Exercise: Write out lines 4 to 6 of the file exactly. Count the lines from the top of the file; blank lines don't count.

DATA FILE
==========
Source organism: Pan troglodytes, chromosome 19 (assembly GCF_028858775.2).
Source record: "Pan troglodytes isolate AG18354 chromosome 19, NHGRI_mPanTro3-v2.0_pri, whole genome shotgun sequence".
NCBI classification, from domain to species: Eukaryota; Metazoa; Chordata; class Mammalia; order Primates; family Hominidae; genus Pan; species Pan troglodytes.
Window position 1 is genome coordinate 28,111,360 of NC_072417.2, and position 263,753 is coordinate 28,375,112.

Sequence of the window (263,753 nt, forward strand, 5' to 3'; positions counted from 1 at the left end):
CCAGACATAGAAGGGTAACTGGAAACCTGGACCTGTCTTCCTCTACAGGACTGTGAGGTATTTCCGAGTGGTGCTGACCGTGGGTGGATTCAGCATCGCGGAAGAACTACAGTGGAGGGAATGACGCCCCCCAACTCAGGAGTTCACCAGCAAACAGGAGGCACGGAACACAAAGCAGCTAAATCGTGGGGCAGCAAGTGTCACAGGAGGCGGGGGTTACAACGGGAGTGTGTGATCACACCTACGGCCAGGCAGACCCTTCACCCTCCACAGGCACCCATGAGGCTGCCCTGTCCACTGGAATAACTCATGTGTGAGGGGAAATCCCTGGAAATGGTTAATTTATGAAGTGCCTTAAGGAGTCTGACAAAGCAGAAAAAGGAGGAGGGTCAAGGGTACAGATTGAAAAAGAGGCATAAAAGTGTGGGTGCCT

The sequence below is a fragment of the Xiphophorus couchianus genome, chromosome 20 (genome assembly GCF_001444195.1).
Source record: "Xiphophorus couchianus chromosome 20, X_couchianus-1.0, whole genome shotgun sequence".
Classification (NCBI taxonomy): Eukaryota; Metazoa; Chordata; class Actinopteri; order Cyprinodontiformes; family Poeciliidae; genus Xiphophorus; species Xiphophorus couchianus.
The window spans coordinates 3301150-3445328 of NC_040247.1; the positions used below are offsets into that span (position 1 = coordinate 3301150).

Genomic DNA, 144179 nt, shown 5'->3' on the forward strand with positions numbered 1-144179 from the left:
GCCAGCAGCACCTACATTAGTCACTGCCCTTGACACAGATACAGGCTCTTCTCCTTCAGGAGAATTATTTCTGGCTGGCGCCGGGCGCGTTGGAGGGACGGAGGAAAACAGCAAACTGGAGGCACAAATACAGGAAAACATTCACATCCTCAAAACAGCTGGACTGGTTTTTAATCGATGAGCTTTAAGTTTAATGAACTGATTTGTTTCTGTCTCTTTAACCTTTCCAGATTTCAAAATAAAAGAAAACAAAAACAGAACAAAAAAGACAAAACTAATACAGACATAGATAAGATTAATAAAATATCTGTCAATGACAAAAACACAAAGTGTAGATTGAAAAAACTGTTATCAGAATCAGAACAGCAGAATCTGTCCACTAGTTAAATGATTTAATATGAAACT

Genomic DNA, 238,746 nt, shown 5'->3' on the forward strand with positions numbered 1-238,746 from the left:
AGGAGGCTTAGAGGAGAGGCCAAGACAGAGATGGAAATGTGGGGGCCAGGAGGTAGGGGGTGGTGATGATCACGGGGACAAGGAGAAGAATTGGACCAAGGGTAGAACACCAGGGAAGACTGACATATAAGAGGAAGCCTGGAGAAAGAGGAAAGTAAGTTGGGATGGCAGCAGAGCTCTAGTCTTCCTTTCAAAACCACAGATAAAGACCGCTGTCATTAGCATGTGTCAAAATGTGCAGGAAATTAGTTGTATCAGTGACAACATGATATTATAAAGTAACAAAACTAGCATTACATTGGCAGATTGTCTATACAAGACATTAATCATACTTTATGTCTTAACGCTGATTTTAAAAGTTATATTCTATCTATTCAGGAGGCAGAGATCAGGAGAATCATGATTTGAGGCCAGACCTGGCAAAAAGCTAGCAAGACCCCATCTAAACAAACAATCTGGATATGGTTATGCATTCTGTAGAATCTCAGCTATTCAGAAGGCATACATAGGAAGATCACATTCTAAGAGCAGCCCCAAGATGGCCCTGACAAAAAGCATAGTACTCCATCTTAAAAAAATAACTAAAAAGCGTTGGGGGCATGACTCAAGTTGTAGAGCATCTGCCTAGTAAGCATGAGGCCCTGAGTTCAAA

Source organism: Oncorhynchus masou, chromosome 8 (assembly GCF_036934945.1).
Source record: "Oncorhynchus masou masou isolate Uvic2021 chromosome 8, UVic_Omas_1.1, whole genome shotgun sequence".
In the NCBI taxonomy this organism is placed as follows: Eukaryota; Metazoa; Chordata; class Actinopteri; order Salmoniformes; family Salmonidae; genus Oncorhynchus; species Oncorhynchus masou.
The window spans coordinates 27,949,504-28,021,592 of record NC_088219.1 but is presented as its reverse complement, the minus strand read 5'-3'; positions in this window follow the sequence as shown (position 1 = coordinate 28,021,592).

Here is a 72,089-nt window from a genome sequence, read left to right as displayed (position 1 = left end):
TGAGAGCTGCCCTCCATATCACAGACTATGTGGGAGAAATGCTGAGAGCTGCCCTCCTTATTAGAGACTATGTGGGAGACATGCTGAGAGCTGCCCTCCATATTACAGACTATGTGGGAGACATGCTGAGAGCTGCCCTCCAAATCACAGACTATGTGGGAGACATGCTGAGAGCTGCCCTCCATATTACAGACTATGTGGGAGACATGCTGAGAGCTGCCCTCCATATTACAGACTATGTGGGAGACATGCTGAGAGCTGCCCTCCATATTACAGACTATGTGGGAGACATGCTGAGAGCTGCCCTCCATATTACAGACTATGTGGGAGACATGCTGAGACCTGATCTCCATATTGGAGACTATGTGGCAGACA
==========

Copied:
Window position 1 is genome coordinate 28,111,360 of NC_072417.2, and position 263,753 is coordinate 28,375,112.

Sequence of the window (263,753 nt, forward strand, 5' to 3'; positions counted from 1 at the left end):
CCAGACATAGAAGGGTAACTGGAAACCTGGACCTGTCTTCCTCTACAGGACTGTGAGGTATTTCCGAGTGGTGCTGACCGTGGGTGGATTCAGCATCGCGGAAGAACTACAGTGGAGGGAATGACGCCCCCCAACTCAGGAGTTCACCAGCAAACAGGAGGCACGGAACACAAAGCAGCTAAATCGTGGGGCAGCAAGTGTCACAGGAGGCGGGGGTTACAACGGGAGTGTGTGATCACACCTACGGCCAGGCAGACCCTTCACCCTCCACAGGCACCCATGAGGCTGCCCTGTCCACTGGAATAACTCATGTGTGAGGGGAAATCCCTGGAAATGGTTAATTTATGAAGTGCCTTAAGGAGTCTGACAAAGCAGAAAAAGGAGGAGGGTCAAGGGTACAGATTGAAAAAGAGGCATAAAAGTGTGGGTGCCT